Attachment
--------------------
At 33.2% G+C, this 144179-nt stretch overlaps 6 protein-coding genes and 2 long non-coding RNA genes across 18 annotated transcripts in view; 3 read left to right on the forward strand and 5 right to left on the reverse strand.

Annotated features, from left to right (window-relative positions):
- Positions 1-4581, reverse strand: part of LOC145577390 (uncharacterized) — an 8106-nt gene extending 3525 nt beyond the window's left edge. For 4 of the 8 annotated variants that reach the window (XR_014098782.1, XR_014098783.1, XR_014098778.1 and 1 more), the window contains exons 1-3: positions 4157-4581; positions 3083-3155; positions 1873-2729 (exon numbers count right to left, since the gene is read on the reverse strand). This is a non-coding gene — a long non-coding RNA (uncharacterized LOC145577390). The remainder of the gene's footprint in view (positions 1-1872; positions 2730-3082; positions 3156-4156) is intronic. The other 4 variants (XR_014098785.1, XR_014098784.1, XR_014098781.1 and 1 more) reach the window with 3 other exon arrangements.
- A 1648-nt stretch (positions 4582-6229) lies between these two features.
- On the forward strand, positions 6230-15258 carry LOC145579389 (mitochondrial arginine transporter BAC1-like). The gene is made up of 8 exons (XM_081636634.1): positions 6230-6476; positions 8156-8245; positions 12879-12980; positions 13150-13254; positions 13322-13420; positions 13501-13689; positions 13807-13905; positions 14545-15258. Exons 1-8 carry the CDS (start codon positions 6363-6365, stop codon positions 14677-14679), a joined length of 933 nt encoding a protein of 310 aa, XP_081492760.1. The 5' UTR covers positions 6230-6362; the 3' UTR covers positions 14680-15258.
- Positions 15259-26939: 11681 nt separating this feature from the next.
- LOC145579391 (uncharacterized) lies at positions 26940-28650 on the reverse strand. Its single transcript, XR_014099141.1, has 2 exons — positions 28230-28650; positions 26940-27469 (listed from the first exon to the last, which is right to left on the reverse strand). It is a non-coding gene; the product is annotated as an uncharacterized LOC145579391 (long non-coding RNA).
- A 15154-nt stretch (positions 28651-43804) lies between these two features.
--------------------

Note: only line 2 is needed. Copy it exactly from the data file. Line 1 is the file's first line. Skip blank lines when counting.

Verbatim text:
Annotated features, from left to right (window-relative positions):